Shopping for a wife at Berlin’s Hotel Adlon

Berlin's Hotel Adlon glistens like a diamon engagement ring at night.

Just my luck. I arrive in Berlin on what looks like prom night. As Herr Lubo struggles with my bags through the Hotel Adlon Kempinski lobby, I pass through groups of loud Berliners in monkey suits and taffeta gowns. But wait a minute…now that I take a closer look, these aren’t kids at all. Youthful, yes, but not teenagers. The men have a little chin hair but they’re decked out in black Armani and toasting each other with glasses of sparkling Sekt.

And the women! The women! They’re tall. Blond. Classy looking. No bullet bras, buffalo boots, or bare bellies. Instead, they look like gorgeous actresses at an awards ceremony showing off their gowns to the paparazzi. I don’t know my couture so bear with me here, but they are draped in delicate, sexy, beaded, spangly things. Sheaths of silk layered like wearable phyllo dough in bright colors—magenta, mustard, chartreuse. Chartreuse for chrissakes!

“What’s the party for, chief?” I ask Herr Lubo as we zigzag through the crowd towards the elevator. He puts a finger to his lips, wags his head, and murmurs, “No, no, no.” Like I had just asked him if there were any hookers in the bar.

Whatever is going on, Herr Lubo isn’t talking. So I wait until he has shown me how to operate the lights in my room before sneaking back down to the lobby where I follow the musical bread crumbs of a string quartet playing Beethoven just inside a ballroom. Outside the door, sitting behind folding tables, are three very young, very beautiful, very serious Fräuleins, all in little black dresses with bare shoulders, who seem to be in charge of the soiree check-in. They offer dazzling smiles as they jump up to block my approach to the door, allowing me little more than a peek inside the ballroom which is decorated like an English garden with potted roses and topiary bushes in the shape of hounds and foxes. They know I don’t belong, not with my leather bomber jacket and dusty Doc Martens.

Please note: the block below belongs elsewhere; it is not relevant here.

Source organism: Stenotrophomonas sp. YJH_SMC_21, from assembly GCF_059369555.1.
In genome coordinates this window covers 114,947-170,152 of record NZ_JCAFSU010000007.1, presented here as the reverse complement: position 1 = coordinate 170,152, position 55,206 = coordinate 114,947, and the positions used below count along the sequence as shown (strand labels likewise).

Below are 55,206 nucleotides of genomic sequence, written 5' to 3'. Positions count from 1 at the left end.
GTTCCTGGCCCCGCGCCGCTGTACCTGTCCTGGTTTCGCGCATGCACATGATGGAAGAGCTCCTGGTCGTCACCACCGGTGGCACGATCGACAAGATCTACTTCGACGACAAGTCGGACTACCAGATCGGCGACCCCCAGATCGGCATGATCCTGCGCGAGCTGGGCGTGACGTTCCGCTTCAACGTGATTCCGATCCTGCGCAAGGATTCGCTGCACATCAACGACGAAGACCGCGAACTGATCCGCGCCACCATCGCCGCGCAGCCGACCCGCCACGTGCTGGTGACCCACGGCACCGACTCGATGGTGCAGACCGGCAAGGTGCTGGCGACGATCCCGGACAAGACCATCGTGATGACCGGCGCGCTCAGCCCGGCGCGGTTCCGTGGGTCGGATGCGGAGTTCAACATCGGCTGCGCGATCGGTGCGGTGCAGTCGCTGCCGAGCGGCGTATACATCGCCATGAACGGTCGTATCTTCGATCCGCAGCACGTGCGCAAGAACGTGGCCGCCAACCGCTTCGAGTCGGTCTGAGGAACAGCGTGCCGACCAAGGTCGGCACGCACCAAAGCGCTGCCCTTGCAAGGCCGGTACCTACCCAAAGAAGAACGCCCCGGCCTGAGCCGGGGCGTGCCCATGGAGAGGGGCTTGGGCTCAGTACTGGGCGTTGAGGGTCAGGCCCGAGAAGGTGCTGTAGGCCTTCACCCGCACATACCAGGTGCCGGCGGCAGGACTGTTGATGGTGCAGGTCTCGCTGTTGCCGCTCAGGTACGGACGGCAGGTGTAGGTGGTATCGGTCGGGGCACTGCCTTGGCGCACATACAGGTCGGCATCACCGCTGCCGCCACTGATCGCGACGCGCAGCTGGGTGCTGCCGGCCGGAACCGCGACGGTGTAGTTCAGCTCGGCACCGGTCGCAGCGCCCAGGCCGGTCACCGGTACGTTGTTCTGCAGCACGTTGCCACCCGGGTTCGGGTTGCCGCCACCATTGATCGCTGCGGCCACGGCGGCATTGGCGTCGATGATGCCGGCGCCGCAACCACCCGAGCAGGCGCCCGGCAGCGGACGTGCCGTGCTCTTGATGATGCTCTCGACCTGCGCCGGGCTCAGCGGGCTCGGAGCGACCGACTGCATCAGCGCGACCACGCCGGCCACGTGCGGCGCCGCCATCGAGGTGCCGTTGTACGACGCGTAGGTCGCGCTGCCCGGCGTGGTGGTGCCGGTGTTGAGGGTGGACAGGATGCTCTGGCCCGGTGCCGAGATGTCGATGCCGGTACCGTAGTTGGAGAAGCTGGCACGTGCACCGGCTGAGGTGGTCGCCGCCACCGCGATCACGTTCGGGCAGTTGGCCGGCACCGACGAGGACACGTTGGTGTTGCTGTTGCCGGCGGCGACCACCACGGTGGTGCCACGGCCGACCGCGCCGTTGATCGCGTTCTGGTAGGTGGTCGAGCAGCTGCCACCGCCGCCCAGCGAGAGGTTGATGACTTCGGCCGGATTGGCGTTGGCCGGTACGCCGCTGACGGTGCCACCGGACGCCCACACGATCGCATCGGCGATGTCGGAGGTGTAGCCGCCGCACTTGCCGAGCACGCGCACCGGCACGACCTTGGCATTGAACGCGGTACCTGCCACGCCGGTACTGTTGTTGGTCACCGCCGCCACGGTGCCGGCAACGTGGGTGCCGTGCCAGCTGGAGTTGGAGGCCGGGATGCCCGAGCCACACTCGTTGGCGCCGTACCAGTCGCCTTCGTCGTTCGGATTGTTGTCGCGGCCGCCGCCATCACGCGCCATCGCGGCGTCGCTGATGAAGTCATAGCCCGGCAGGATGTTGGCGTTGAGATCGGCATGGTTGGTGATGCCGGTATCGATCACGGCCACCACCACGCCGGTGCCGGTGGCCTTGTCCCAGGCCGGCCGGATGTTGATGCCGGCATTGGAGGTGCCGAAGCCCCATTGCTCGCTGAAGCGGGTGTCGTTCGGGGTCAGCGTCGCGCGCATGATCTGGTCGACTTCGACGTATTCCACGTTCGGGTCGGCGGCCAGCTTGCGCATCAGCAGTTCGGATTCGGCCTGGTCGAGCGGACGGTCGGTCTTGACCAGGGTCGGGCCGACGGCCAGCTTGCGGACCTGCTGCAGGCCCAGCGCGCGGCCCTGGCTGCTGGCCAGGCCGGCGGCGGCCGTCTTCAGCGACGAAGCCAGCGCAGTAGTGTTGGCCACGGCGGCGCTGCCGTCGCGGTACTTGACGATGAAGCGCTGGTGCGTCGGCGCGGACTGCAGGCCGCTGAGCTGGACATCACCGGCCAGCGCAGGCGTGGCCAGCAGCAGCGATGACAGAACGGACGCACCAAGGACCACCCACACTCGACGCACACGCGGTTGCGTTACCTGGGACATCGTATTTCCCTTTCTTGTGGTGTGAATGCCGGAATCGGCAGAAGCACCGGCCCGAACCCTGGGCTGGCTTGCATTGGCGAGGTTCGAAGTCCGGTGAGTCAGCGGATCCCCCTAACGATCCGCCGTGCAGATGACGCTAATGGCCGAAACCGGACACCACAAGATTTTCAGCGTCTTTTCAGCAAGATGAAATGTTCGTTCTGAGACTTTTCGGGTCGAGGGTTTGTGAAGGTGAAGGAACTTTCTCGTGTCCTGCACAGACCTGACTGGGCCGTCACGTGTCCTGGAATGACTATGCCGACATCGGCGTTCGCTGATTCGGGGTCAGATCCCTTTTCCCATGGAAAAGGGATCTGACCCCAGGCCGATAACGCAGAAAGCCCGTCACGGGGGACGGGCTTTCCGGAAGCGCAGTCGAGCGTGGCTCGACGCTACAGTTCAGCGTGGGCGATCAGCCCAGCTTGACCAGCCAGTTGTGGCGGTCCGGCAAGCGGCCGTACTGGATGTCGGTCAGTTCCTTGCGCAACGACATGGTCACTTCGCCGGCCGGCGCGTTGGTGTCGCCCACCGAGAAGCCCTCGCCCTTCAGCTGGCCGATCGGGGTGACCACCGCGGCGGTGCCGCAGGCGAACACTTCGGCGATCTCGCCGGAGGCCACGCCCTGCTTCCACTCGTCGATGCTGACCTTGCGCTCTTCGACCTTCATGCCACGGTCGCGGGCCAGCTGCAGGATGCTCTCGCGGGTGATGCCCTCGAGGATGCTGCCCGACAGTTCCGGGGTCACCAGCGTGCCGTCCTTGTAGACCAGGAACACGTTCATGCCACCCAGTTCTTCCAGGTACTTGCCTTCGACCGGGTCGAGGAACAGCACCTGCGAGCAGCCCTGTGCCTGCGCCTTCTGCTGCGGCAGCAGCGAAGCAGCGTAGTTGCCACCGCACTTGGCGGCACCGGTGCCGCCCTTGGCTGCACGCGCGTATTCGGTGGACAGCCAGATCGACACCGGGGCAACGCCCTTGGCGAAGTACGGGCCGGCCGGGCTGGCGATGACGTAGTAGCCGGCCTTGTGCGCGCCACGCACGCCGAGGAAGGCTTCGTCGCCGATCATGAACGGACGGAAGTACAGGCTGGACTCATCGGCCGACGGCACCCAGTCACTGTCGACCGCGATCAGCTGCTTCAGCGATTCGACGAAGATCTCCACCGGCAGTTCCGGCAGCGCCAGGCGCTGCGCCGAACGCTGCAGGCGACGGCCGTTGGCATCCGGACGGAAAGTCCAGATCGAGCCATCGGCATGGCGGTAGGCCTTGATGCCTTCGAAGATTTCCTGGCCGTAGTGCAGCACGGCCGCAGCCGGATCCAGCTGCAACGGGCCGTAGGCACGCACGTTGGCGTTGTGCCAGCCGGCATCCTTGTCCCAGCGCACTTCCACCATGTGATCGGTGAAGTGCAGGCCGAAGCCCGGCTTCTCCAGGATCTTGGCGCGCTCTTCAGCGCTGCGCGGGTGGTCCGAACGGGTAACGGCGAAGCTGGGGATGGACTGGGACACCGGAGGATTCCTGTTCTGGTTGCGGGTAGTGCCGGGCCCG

Was ist los?” I chirp, ridiculously imagining that they will be impressed by this American speaking bad German. “Eine cool Gesellschaft, eh.” The Fräuleins give me one of those tight Bavarian grins but do not budge.

A matron accompanying two young things in extremely low-cut gowns that display the vixens’ goods as if they were perfectly ripe cantaloupes at a farmers’ market, explains in beautifully fractured English that this is a debutante ball following a big polo tournament in Berlin. “It’s ze vay for a zertain class of vimen to find der Verlobte.”

She sees from my glazed eyes that I am not getting it. Her cosmetically-etched eyebrows arch toward her widow’s peak as she whispers, “A husband. Verstehen Sie?”

Ah. I understand perfectly. Aristocratic German men are shopping for feminine accoutrements to go with the castle in Bavaria, and the Hotel Adlon is their Ikea. And then die Mutter hustles her voluptuous daughters into the ballroom, presumably to find husbands of their own.

What the heck is going on? I came here because Hardy told me Berlin was the hippest city in Europe these days. Yet no sooner have I arrived then I’ve stumbled upon a bacchanalian party of Teutonic Gatsbys who’ve just changed out of their jodhpurs and into Italian loafers so they’ll be more comfortable looking over the little two-legged fillies fresh on the market.

I’m shocked! I’m disappointed! And I’m terribly, terribly jealous.

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